Lttle Richard's 1956 hit "Tutti Frutti" has topped a new UK poll to find the 100 Records That Changed The World. The record, dubbed "a torrent of filth wailed by a bisexual alien," beat The Beatles' I Want To Hold Your Hand and Elvis Presley's Heartbreak Hotel to claim the top spot on the new list compiled by superstar panellists for the new issue of Mojo magazine. The eclectic panel of stars who took part in the voting included Bjork, Tori Amos, Tom Waits, Brian Wilson, Pete Wentz and Steve Earle.
Mojo editors claim the 100 "albums, singles and 78s" that made the list make up "the most influential and inspirational recordings ever made." Hailing Tutti Frutti the sound of the birth of rock 'n' roll, Mojo states, "One can only imagine how it must've sounded when the song exploded across the airwaves."
The top 10 on Mojo's 100 Records That Changed The World list is:
1. Tutti Frutti by Little Richard
2. I Want To Hold Your Hand by The Beatles
3. Heartbreak Hotel by Elvis Presley
4. The Freewheelin' Bob Dylan by Bob Dylan
5. Autobahn by Kraftwerk
6. King of The Delta Blues Singers by Robert Johnson
7. The Velvet Underground by The Velvet Underground + Nico
8. Anthology of American Folk Music (Various Artists)
9. What'd I Say by Ray Charles
10. God Save The Queen by Sex Pistols
Tutti Frutti Tops UK Poll Of Songs That Changed The WorldMay 16, 2007 | Other Source:Mojo Magazine
Viva wrote on May 16, 2007
Looks as if those folks at "Mojo" need to get to a library and re-read their history books. To say that "Tutti Frutti" was "the sound of the birth of rock 'n' roll" is not only an insult to the likes of "That's All Right" and "Heartbreak Hotel" (Songs which really are responsible for the Rock and Roll explosion), but it is quite patently wrong. And while "I want to hold your hand" was a milestone in Sixties culture, it (Or any other Beatles recording) cannot remotely compare to the Earth shattering impact Elvis Presley had on this unsuspecting world when he sang "Heartbreak Hotel" and/or "That's All Right". No songs come close, period.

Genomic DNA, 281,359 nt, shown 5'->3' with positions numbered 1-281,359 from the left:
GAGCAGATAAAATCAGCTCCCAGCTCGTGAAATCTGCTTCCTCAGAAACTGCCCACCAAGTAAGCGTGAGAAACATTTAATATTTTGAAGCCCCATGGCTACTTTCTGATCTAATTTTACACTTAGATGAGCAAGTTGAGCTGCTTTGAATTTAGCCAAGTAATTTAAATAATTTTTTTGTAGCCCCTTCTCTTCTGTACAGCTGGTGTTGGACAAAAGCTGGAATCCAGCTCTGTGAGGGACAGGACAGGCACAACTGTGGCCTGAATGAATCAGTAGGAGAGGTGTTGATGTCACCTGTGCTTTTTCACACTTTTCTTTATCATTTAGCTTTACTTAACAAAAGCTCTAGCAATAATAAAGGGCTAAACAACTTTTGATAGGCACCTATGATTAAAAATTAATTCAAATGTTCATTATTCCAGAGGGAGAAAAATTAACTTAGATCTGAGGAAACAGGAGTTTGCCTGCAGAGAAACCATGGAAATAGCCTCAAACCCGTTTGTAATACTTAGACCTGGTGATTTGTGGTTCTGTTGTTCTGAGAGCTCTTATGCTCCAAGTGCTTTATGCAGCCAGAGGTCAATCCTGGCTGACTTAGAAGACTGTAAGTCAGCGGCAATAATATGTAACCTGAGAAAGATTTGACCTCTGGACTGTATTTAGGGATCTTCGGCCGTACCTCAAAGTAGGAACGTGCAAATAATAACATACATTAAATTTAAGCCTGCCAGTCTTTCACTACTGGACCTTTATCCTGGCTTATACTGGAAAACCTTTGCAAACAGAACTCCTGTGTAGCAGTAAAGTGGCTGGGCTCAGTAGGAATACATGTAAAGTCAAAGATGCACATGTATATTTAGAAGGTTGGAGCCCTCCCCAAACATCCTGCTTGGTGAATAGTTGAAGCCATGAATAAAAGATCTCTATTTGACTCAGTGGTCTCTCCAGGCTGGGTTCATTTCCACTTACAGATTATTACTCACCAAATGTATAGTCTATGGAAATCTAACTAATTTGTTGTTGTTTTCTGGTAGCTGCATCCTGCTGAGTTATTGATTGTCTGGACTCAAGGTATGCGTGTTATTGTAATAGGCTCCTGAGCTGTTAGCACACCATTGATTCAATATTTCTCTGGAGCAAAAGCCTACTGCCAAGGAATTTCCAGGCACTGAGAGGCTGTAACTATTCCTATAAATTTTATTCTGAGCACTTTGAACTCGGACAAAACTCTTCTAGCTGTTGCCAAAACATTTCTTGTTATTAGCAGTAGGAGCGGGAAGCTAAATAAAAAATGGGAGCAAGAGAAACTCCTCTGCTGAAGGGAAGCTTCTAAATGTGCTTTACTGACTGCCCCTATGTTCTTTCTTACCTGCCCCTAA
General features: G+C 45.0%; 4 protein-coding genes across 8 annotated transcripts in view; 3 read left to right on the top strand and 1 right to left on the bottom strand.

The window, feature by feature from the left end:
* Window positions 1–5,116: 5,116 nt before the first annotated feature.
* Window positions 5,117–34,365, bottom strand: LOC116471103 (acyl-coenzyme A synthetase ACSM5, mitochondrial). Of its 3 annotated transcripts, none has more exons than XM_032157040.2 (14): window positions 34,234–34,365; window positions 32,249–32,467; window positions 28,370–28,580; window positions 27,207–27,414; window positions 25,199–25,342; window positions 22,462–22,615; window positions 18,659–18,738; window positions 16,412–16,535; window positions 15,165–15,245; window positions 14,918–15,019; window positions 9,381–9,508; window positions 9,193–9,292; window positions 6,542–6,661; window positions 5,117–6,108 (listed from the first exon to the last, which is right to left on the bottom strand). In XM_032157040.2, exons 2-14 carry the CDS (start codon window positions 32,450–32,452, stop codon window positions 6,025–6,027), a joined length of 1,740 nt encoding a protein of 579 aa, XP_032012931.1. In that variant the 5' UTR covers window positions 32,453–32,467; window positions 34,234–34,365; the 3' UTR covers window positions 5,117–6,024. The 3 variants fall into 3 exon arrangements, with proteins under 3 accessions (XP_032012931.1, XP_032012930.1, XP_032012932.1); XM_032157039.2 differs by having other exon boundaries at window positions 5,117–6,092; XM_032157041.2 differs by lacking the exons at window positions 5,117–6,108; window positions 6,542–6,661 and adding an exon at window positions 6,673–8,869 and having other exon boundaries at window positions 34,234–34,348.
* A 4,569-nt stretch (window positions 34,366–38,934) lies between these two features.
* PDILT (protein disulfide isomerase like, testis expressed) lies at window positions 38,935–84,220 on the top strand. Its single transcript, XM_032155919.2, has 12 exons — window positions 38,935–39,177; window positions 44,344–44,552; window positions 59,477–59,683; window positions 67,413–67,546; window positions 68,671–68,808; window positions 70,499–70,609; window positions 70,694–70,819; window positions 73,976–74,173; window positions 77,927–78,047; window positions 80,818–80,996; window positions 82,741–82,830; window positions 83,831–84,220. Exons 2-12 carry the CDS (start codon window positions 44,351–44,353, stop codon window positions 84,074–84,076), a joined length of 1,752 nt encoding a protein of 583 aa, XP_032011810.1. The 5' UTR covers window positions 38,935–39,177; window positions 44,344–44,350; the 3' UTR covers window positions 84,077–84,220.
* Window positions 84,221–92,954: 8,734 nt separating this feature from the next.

mature_elvis_fan75 wrote on May 16, 2007
So a song from the 60's comes in higher that a 50's songs that had more of an impact that anything from the 60's.i know many love the beatless but come on,i wont even tackle the little richard part,but i never knew it was that big of deal,and i see yet again ole bob is in this poll as well lol,these polls are bit funny, nothing to take serios thats for sure!
Joe Carr wrote on May 16, 2007
It should be Heartbreak Hotel at no. 1, this is about songs that changed the world isn't it! The world was never the same again after EP came into the scene.
Carl wrote on May 16, 2007
I would go with Rock Around the Clock by Bill Haley and the Comets as the record that changed the world and ushered in rock and roll. It was no. 1 for 8 weeks and established the Rock and Roll Era. Tutti Frutti was never anything more than a freaky, throwaway novelty record. Little Richard stole his whole she-male/bisexual/homosexual pose from a she-male named Esquerita, something like that. But if they are going on sexual pervesion as a bencjmark, I would go with Liberace myself. Liberace was just as sexually risque as Richard. Liberace was even involved in a homosexual scandal in the UK in the 1950s. Liberace was the king of the sex pervs, not Little Richard. These lists are a joke. I think Elvis did more to sexually liberate the world than the perv Little Richard did. And Elvis didn't steal his pose from another singer either.